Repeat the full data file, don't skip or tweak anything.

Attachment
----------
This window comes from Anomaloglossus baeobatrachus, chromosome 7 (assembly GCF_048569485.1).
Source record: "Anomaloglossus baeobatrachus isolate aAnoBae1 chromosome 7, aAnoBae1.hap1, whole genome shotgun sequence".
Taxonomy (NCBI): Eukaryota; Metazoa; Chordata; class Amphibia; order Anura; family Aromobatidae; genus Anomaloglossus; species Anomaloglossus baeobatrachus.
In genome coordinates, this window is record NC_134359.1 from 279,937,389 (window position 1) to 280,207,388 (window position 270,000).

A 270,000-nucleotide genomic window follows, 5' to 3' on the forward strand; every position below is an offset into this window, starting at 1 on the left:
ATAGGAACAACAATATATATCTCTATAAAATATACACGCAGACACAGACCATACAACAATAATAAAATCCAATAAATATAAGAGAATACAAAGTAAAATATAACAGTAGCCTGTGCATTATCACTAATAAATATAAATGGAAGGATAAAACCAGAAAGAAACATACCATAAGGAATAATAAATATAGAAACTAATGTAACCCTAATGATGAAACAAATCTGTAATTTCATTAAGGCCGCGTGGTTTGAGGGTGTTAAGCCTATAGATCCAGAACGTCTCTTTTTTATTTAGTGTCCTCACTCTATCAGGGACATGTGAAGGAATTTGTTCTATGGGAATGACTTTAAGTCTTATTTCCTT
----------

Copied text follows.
This window comes from Anomaloglossus baeobatrachus, chromosome 7 (assembly GCF_048569485.1).
Source record: "Anomaloglossus baeobatrachus isolate aAnoBae1 chromosome 7, aAnoBae1.hap1, whole genome shotgun sequence".
Taxonomy (NCBI): Eukaryota; Metazoa; Chordata; class Amphibia; order Anura; family Aromobatidae; genus Anomaloglossus; species Anomaloglossus baeobatrachus.
In genome coordinates, this window is record NC_134359.1 from 279,937,389 (window position 1) to 280,207,388 (window position 270,000).

A 270,000-nucleotide genomic window follows, 5' to 3' on the forward strand; every position below is an offset into this window, starting at 1 on the left:
ATAGGAACAACAATATATATCTCTATAAAATATACACGCAGACACAGACCATACAACAATAATAAAATCCAATAAATATAAGAGAATACAAAGTAAAATATAACAGTAGCCTGTGCATTATCACTAATAAATATAAATGGAAGGATAAAACCAGAAAGAAACATACCATAAGGAATAATAAATATAGAAACTAATGTAACCCTAATGATGAAACAAATCTGTAATTTCATTAAGGCCGCGTGGTTTGAGGGTGTTAAGCCTATAGATCCAGAACGTCTCTTTTTTATTTAGTGTCCTCACTCTATCAGGGACATGTGAAGGAATTTGTTCTATGGGAATGACTTTAAGTCTTATTTCCTT